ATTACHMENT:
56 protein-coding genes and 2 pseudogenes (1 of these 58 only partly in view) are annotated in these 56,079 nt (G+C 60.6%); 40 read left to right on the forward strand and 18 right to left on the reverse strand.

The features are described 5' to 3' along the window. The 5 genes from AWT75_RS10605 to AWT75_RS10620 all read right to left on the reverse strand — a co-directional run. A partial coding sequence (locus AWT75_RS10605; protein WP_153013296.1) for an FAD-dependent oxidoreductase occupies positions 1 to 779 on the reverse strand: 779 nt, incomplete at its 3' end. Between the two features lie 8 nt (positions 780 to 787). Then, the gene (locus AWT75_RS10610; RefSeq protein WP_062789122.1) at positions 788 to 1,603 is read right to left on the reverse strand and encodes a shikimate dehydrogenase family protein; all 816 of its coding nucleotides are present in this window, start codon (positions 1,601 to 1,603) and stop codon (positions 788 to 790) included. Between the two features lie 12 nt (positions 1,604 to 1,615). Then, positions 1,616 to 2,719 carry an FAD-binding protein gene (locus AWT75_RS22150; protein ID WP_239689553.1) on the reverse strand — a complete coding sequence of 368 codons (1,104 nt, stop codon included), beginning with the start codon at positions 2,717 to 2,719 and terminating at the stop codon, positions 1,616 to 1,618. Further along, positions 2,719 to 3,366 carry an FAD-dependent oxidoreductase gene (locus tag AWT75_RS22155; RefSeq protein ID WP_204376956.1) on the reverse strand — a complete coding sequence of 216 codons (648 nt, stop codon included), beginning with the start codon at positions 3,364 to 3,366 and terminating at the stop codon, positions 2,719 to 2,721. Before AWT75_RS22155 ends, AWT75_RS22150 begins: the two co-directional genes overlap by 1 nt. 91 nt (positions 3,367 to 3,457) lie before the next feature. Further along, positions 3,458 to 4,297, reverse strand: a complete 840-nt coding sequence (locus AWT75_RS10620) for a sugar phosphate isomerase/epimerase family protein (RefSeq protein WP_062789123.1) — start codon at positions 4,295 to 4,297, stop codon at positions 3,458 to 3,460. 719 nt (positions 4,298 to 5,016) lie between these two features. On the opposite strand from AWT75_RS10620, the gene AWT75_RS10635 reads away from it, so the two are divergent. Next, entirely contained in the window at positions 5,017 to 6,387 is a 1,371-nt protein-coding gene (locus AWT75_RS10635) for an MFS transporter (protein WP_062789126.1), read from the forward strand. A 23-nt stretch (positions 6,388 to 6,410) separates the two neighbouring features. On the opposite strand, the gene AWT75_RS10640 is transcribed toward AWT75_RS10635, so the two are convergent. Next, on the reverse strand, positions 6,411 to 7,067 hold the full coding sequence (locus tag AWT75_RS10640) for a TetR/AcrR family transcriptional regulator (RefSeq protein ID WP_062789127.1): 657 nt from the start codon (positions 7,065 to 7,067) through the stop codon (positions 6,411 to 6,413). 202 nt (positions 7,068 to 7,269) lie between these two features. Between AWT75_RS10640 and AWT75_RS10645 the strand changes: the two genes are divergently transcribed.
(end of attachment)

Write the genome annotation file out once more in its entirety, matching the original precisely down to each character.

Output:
56 protein-coding genes and 2 pseudogenes (1 of these 58 only partly in view) are annotated in these 56,079 nt (G+C 60.6%); 40 read left to right on the forward strand and 18 right to left on the reverse strand.

The features are described 5' to 3' along the window. The 5 genes from AWT75_RS10605 to AWT75_RS10620 all read right to left on the reverse strand — a co-directional run. A partial coding sequence (locus AWT75_RS10605; protein WP_153013296.1) for an FAD-dependent oxidoreductase occupies positions 1 to 779 on the reverse strand: 779 nt, incomplete at its 3' end. Between the two features lie 8 nt (positions 780 to 787). Then, the gene (locus AWT75_RS10610; RefSeq protein WP_062789122.1) at positions 788 to 1,603 is read right to left on the reverse strand and encodes a shikimate dehydrogenase family protein; all 816 of its coding nucleotides are present in this window, start codon (positions 1,601 to 1,603) and stop codon (positions 788 to 790) included. Between the two features lie 12 nt (positions 1,604 to 1,615). Then, positions 1,616 to 2,719 carry an FAD-binding protein gene (locus AWT75_RS22150; protein ID WP_239689553.1) on the reverse strand — a complete coding sequence of 368 codons (1,104 nt, stop codon included), beginning with the start codon at positions 2,717 to 2,719 and terminating at the stop codon, positions 1,616 to 1,618. Further along, positions 2,719 to 3,366 carry an FAD-dependent oxidoreductase gene (locus tag AWT75_RS22155; RefSeq protein ID WP_204376956.1) on the reverse strand — a complete coding sequence of 216 codons (648 nt, stop codon included), beginning with the start codon at positions 3,364 to 3,366 and terminating at the stop codon, positions 2,719 to 2,721. Before AWT75_RS22155 ends, AWT75_RS22150 begins: the two co-directional genes overlap by 1 nt. 91 nt (positions 3,367 to 3,457) lie before the next feature. Further along, positions 3,458 to 4,297, reverse strand: a complete 840-nt coding sequence (locus AWT75_RS10620) for a sugar phosphate isomerase/epimerase family protein (RefSeq protein WP_062789123.1) — start codon at positions 4,295 to 4,297, stop codon at positions 3,458 to 3,460. 719 nt (positions 4,298 to 5,016) lie between these two features. On the opposite strand from AWT75_RS10620, the gene AWT75_RS10635 reads away from it, so the two are divergent. Next, entirely contained in the window at positions 5,017 to 6,387 is a 1,371-nt protein-coding gene (locus AWT75_RS10635) for an MFS transporter (protein WP_062789126.1), read from the forward strand. A 23-nt stretch (positions 6,388 to 6,410) separates the two neighbouring features. On the opposite strand, the gene AWT75_RS10640 is transcribed toward AWT75_RS10635, so the two are convergent. Next, on the reverse strand, positions 6,411 to 7,067 hold the full coding sequence (locus tag AWT75_RS10640) for a TetR/AcrR family transcriptional regulator (RefSeq protein ID WP_062789127.1): 657 nt from the start codon (positions 7,065 to 7,067) through the stop codon (positions 6,411 to 6,413). 202 nt (positions 7,068 to 7,269) lie between these two features. Between AWT75_RS10640 and AWT75_RS10645 the strand changes: the two genes are divergently transcribed.